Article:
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A Portrait of M. sieur de Liancour

by

Malcom Fare

Malcom Fare is editor of The Sword, the journal of the British Amateur Fencing Association. Subscription to The Sword can be obtained for £18, sent to British Fencing, 1 Baron's Gate, 33/35 Rothschild Road, London W4 5HT. 


Three hundred years ago a book was published that the French regard as the most important work on fencing of the 17th century and one that firmly established the superiority of the French school over the Italian. Le Maistre d'Armes ou l'exercise de l'espee seule dans sa perfection, by Andre Wernesson, sieur de Liancour, was to remain the standard work on defence for more than 80 years.

For 150 years the rapier had been the principal civilian sword in Europe and the Italians were undisputed masters of it. But changing fashion at the court of Louis XIV led to the development of a lighter and more maneuverable weapon, the smallsword, more suited to the wigs and ruffles of the age. This lighter sword allowed separate parries and ripostes to be made for the first time, a much more effective method of defence than could be achieved with the long rapier with which rapid hand actions were impossible. De Liancour's work described the latest principles of fencing with the smallsword and established a distinctive French style.

Unlike most great masters who wrote towards the end of their lives, de Liancour published his book shortly after starting his career and went on to practice in Paris for 40 years. The high regard with which this book has always been held is due in no small part to his shrewd use of dramatic illustrations to entertain as well as instruct his readers. Fourteen splendid copperplate engravings by Perelle show fencers in elaborate 17th century costume executing movements on vast stages against some of the most interesting backgrounds in fencing literature. Island castles on clifftops here, towns and harbours there, in one scene a troop of cavalry leaves a burning village; in another an entrenched army is in the process of blowing up a town's defences. And in the most dramatic illustration of all, elegantly attired gentlemen practice parries and ripostes unconcerned while behind them a full scale naval battle rages with two ships sinking and cannon smoke everywhere.

De Liancour begins his treatise with advice about the choice of a sword and is the first to recommend a startling procedure, copied by many of his successors, for testing the quality of blades: break the point. If grey, it is good; if white, it should be rejected. How one was expected to use a sword with a good but broken blade is not explained, nor is the reaction of the sword cutler on seeing his stock treated in this way.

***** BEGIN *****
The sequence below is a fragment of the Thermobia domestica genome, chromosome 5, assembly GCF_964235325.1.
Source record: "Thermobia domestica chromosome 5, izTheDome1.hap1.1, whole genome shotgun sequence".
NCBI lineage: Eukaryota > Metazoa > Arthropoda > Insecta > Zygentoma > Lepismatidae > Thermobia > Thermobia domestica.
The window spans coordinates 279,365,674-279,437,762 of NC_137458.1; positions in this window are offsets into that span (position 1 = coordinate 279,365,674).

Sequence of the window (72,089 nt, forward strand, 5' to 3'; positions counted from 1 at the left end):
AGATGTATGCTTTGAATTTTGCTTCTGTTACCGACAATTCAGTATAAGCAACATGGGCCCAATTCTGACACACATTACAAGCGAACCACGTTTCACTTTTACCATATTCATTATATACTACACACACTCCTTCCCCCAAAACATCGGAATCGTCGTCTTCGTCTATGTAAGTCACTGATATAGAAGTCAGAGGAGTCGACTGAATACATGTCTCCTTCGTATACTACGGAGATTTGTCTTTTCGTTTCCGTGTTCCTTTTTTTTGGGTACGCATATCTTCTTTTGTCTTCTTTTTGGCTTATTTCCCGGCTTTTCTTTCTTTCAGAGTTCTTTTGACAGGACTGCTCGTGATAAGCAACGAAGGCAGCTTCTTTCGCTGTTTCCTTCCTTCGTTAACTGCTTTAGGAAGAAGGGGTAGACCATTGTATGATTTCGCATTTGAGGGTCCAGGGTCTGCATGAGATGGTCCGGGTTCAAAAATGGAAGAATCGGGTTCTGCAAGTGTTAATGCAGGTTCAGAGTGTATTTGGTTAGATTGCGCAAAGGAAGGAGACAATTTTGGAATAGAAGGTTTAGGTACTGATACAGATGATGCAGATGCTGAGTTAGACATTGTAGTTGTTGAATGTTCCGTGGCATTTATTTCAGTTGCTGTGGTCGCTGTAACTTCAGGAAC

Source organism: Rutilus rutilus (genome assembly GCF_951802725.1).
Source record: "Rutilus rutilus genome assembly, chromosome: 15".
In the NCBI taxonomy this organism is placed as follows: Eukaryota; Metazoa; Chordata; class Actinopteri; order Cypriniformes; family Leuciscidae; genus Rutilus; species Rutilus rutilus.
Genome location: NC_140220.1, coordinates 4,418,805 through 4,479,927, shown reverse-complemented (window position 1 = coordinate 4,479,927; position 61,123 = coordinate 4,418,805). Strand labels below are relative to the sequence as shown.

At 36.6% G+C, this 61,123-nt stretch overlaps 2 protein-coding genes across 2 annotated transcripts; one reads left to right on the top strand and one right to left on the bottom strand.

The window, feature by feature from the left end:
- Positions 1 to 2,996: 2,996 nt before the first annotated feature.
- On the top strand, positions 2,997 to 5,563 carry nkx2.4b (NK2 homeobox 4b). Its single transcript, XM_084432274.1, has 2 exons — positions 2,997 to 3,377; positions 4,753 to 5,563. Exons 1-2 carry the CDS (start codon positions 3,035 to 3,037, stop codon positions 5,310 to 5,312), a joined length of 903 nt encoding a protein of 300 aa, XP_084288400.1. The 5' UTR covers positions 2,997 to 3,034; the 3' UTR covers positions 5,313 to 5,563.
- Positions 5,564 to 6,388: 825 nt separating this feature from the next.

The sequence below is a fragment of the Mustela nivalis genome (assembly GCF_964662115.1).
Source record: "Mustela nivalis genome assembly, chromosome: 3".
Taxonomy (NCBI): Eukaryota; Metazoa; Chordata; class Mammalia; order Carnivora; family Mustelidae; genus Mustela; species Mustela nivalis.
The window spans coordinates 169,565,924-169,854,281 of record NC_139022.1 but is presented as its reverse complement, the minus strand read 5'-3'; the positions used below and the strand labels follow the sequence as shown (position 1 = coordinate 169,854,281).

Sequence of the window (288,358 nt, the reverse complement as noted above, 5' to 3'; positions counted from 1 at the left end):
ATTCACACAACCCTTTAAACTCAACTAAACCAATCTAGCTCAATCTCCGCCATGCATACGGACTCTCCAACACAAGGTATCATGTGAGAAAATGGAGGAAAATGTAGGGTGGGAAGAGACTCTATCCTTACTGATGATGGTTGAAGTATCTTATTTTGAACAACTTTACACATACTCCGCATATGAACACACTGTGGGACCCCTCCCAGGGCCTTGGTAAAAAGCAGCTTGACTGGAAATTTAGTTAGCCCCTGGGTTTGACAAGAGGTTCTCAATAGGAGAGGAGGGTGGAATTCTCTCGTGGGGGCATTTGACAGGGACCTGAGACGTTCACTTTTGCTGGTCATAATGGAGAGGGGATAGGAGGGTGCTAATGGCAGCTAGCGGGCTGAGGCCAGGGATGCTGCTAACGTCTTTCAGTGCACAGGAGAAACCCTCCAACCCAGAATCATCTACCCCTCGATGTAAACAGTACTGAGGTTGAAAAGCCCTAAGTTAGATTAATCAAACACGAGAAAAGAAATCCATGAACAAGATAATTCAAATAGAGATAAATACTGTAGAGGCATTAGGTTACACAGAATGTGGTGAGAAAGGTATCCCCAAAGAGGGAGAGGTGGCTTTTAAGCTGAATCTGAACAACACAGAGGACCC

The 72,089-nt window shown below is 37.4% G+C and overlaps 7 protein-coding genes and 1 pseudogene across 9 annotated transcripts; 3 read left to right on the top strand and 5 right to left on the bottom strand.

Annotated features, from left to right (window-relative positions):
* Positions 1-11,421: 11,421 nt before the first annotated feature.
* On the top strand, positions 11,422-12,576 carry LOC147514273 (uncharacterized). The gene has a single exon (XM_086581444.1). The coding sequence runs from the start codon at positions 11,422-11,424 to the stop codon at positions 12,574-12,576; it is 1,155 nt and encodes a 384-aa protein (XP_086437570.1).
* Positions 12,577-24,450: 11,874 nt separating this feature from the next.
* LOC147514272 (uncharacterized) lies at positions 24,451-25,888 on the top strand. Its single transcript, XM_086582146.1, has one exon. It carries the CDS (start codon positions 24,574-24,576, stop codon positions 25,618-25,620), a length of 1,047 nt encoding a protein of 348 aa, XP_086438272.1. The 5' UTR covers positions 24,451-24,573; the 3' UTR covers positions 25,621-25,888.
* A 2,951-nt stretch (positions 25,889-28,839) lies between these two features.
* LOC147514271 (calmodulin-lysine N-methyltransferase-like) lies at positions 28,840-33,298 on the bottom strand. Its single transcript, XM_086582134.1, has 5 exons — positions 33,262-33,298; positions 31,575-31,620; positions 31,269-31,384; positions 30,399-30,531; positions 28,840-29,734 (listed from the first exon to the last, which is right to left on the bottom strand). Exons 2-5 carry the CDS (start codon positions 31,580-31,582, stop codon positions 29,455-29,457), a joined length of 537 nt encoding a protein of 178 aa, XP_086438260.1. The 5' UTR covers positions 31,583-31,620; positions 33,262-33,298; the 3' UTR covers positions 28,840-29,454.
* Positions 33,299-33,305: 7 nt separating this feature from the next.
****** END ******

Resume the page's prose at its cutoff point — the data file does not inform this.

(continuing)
He was also the first master to omit any reference to cutting strokes, indicating that by his time the classic hollow ground triangular smallsword blade designed purely for thrusting had superseded the flat or diamond-shaped rapier blade with its cutting edges. He taught with a lighter and longer foil than his pupils, arguing that a master should not tire himself unduly with a heavy weapon, and that the length of his blade taught pupils to observe the rule of distance. The pupil's foil had neither crossbar nor shell to encourage him to hold the handle firmly and parry with the forte to prevent the master's blade from slipping down his own and giving him a painful knock on the fingers.

In teaching the conventional movements of the period de Liancour emphasized the need for pupils to take a lesson as if their lives depended on it, "for fencing is by no means a sport, it is an exercise by which one learns to defend one's life." Two hundred years later his teaching methods inspired the Parisian dueling enthusiasts who turned to the realism of epée fencing as a reaction against the conventions of foil.


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Saddle, Lance and Stirrup: The Irish/Roman Connection
The Naked Truth | If I Had a Hammer
The Sabre's Edge | Swordfight at the OK Corral
How to Defend a Monopoly | A Propos d'un Accident
The Dubious Quick Kill part 1 | The Dubious Quick Kill part 2
Review and Commentary | Duels with the Sword | Starting with Foil
Liancour's Tercentenary | The Manuel d'escrime of 1877 | The Military Masters Fencing Program
Analysis of the Patton Fencing Manual | The Red Court Fencing's Royal Connection
| The Practical Saviolo part 1 | Saddle, Lance and Stirrup
Demystification of the Spanish School 1 | Demystification of the Spanish School 2
Demystification of the Spanish School 3
| A Brief Look at Joseph Swetnam
| Ithacan Retains Title | Third Time's a Charm
Cross-Training Not Cross-Purposes | Riposte Direct | Use of the Word "Sparring"
Chivalry Makes a Come-back | Teachings of Marozzo |

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